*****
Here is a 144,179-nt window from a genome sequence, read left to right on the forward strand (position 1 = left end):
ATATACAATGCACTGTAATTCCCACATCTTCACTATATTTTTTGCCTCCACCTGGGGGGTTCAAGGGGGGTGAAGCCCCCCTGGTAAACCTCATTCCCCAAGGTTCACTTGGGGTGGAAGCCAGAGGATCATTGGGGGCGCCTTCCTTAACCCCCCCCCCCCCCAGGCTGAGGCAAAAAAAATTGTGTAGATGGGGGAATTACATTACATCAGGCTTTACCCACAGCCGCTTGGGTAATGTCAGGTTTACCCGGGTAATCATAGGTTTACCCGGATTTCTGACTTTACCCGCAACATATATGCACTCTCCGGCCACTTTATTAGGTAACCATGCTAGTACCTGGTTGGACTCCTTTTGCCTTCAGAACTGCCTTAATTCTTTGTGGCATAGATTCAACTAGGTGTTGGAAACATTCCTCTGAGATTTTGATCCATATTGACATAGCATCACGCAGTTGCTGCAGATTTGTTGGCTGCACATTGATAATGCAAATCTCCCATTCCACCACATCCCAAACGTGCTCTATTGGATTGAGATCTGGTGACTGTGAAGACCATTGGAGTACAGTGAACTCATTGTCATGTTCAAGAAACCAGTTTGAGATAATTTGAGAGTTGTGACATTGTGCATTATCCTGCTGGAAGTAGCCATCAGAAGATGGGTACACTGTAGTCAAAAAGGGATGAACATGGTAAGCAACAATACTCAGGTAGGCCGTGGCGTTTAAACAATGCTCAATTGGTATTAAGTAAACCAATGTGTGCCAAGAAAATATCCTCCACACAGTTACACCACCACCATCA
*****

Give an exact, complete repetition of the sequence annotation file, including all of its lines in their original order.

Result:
Here is a 144,179-nt window from a genome sequence, read left to right on the forward strand (position 1 = left end):
ATATACAATGCACTGTAATTCCCACATCTTCACTATATTTTTTGCCTCCACCTGGGGGGTTCAAGGGGGGTGAAGCCCCCCTGGTAAACCTCATTCCCCAAGGTTCACTTGGGGTGGAAGCCAGAGGATCATTGGGGGCGCCTTCCTTAACCCCCCCCCCCCCCAGGCTGAGGCAAAAAAAATTGTGTAGATGGGGGAATTACATTACATCAGGCTTTACCCACAGCCGCTTGGGTAATGTCAGGTTTACCCGGGTAATCATAGGTTTACCCGGATTTCTGACTTTACCCGCAACATATATGCACTCTCCGGCCACTTTATTAGGTAACCATGCTAGTACCTGGTTGGACTCCTTTTGCCTTCAGAACTGCCTTAATTCTTTGTGGCATAGATTCAACTAGGTGTTGGAAACATTCCTCTGAGATTTTGATCCATATTGACATAGCATCACGCAGTTGCTGCAGATTTGTTGGCTGCACATTGATAATGCAAATCTCCCATTCCACCACATCCCAAACGTGCTCTATTGGATTGAGATCTGGTGACTGTGAAGACCATTGGAGTACAGTGAACTCATTGTCATGTTCAAGAAACCAGTTTGAGATAATTTGAGAGTTGTGACATTGTGCATTATCCTGCTGGAAGTAGCCATCAGAAGATGGGTACACTGTAGTCAAAAAGGGATGAACATGGTAAGCAACAATACTCAGGTAGGCCGTGGCGTTTAAACAATGCTCAATTGGTATTAAGTAAACCAATGTGTGCCAAGAAAATATCCTCCACACAGTTACACCACCACCATCA